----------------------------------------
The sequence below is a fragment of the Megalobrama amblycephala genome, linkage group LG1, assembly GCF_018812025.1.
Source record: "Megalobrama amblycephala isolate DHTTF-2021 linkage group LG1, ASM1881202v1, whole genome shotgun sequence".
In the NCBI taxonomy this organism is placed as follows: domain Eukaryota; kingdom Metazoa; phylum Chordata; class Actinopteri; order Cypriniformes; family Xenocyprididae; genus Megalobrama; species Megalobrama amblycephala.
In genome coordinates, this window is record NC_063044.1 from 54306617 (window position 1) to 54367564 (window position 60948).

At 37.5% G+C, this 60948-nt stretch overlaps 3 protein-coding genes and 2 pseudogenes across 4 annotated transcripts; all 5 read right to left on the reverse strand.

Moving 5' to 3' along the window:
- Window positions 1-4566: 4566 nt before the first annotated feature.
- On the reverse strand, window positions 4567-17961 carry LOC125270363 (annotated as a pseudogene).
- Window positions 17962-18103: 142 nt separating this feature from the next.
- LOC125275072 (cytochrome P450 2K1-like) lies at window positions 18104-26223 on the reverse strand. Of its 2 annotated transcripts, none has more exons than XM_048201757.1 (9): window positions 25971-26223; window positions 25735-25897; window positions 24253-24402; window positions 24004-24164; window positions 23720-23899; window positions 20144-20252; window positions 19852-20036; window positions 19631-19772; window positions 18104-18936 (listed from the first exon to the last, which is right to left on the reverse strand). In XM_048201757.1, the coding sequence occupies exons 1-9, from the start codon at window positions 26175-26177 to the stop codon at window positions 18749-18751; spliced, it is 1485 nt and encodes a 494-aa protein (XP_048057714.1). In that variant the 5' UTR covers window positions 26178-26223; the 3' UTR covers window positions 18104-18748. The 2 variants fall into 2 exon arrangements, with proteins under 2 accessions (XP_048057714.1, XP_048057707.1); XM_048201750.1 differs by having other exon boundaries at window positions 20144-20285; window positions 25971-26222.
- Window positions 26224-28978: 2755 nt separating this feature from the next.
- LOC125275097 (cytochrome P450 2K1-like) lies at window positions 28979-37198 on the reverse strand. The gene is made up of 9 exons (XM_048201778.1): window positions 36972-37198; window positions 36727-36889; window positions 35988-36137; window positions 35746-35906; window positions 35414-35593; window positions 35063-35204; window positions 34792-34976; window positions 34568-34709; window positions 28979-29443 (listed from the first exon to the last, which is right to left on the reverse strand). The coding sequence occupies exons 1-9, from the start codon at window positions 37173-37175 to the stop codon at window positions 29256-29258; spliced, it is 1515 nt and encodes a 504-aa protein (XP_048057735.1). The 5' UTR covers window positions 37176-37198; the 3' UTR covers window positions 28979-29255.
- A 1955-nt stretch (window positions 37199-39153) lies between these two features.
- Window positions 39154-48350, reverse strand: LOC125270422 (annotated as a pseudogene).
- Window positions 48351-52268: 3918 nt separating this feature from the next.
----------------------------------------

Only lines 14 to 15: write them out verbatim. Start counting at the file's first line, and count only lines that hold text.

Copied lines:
- Window positions 39154-48350, reverse strand: LOC125270422 (annotated as a pseudogene).
- Window positions 48351-52268: 3918 nt separating this feature from the next.